Sir - In the generally excellent coverage of the European Space Agency's launcher, the Ariane 5 (Flight International, 14-20 June, P61), Julian Moxon quite correctly makes the point that, because the vehicle was designed to higher, man-rated, reliability than were previous Ariane launchers, pressure on the insurance industry will be eased.

Critics of the man-rated specification for the Ariane 5, especially those who crowed when the Hermes space plane was cancelled, should bear in mind that, the Ariane 5 programme will save money for its operators (and customers), by not incurring so frequently, the cost of restoring the vehicle to flight status after the several failures, which would otherwise take place.

Confusion reigns, however, regarding your declarations of nominal sea-level thrust for each Ariane 5 solid-rocket booster (SRB).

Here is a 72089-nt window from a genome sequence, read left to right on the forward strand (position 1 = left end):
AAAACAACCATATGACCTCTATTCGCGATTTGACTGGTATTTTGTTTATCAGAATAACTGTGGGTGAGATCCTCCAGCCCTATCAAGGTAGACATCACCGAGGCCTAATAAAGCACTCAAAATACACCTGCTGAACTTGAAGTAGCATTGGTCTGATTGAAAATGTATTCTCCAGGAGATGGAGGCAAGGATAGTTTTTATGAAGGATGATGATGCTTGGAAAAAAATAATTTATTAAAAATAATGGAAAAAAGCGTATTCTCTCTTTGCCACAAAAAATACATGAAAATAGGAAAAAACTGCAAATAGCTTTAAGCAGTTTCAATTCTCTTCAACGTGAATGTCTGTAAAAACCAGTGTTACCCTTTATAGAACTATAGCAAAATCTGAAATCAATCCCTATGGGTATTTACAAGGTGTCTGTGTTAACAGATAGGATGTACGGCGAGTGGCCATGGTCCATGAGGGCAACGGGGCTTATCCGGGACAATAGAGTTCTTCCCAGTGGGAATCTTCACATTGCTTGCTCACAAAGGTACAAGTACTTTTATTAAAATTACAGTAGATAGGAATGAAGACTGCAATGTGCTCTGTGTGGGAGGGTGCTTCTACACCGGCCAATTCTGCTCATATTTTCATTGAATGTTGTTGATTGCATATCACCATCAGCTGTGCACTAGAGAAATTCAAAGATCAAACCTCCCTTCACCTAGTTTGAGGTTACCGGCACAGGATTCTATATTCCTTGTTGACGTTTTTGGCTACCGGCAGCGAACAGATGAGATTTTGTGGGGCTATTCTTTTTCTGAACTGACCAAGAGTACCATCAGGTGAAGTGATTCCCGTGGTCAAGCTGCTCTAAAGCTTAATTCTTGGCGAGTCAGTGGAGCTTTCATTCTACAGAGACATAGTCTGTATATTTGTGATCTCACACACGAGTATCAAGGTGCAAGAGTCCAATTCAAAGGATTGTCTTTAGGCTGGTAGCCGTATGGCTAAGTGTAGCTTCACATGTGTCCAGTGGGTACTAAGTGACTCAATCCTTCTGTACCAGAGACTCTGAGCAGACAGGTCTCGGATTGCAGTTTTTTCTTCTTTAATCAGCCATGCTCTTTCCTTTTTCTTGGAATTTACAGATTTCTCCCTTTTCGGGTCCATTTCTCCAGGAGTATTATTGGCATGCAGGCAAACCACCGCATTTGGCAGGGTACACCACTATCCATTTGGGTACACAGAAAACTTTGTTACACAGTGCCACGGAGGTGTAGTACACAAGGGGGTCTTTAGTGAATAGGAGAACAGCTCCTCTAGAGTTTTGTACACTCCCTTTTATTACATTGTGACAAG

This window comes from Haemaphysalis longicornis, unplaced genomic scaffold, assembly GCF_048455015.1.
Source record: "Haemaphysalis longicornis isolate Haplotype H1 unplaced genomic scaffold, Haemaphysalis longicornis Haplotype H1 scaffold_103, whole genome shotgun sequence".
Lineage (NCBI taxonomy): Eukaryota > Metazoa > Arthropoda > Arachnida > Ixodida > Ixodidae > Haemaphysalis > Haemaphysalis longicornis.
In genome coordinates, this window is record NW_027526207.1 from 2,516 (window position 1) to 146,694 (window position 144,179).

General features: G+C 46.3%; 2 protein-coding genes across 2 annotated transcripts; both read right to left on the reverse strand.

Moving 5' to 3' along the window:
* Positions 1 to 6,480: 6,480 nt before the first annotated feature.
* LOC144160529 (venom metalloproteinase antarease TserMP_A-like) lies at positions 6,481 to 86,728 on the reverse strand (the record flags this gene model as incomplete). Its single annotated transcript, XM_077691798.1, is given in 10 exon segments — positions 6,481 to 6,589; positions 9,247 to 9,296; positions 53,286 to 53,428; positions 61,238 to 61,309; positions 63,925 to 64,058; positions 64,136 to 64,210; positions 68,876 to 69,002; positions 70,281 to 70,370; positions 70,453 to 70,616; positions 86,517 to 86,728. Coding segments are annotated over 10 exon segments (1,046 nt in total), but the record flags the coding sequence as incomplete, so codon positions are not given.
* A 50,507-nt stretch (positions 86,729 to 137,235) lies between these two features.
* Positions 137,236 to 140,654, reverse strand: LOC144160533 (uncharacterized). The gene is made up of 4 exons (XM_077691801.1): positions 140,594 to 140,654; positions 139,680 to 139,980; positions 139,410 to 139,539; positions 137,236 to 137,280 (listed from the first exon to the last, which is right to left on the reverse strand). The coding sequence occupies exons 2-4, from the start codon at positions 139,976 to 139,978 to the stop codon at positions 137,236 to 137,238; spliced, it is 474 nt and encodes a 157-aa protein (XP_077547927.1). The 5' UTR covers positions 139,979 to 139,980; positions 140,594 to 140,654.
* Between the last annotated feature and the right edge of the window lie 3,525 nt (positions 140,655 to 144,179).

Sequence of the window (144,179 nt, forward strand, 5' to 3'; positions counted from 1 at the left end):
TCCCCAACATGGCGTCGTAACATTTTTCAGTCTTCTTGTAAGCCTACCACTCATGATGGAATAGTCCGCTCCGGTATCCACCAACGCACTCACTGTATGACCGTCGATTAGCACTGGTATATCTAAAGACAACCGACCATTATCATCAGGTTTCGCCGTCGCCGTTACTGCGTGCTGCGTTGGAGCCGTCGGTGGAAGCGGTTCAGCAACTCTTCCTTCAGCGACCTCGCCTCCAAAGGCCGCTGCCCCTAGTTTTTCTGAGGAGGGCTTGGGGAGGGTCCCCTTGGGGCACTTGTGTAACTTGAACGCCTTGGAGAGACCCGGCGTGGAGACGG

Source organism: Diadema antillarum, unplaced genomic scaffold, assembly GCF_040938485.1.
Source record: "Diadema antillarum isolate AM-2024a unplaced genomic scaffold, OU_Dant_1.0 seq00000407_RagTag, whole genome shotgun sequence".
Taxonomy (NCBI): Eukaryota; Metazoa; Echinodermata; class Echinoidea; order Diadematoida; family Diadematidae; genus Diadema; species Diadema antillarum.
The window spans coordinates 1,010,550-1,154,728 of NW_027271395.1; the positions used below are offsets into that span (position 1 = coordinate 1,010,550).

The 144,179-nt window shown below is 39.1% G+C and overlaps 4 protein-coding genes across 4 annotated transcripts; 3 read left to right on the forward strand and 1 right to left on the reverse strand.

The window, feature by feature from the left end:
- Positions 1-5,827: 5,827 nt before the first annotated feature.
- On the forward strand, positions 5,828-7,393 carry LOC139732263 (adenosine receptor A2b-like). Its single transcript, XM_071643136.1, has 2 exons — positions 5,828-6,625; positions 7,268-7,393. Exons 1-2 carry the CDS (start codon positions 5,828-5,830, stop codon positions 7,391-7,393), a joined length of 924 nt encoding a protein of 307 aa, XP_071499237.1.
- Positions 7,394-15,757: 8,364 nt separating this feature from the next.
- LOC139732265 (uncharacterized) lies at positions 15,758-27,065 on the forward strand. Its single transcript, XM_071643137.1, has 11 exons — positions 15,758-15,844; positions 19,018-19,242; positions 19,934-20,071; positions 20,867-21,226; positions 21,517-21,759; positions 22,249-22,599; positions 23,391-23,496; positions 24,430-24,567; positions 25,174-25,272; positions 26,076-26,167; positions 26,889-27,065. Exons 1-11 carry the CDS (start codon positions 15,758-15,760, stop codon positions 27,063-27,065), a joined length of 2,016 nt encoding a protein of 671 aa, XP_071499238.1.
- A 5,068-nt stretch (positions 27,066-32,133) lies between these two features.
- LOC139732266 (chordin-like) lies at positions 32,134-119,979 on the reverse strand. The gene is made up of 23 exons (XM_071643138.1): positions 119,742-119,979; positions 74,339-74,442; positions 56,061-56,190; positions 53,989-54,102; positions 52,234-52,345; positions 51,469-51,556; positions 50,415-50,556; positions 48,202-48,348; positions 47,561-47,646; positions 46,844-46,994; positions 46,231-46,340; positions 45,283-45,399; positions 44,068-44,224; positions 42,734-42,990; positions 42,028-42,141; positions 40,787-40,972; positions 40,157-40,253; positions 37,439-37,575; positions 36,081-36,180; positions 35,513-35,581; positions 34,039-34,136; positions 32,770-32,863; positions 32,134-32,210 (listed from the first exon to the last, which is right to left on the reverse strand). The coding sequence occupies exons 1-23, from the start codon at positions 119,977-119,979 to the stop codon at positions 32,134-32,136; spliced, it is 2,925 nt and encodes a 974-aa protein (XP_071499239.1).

On P63, the main feature declares each SRB to have a thrust of 5,774kN and converts that to 299,150lb of thrust. In fact, that conversion should read 1,299,150lb.

The box on P67 claims each SRB to have a nominal sea-level thrust of 6,367kN, converted to 1,440,000lb, which should be 1,432,600lb). The actual Ariane 5-rated SRB thrust at sea level is a nominal 5,337kN, with flight motors capable of 5,870kN.

Each of NASA's Space Shuttle SRBs delivers 14,000kN, which means that the French Ariane 5 boosters deliver little more than one-third of the thrust of each Shuttle booster, and not the "slightly more than half" which is claimed on P67.


Cambridge, UK


Source: Flight International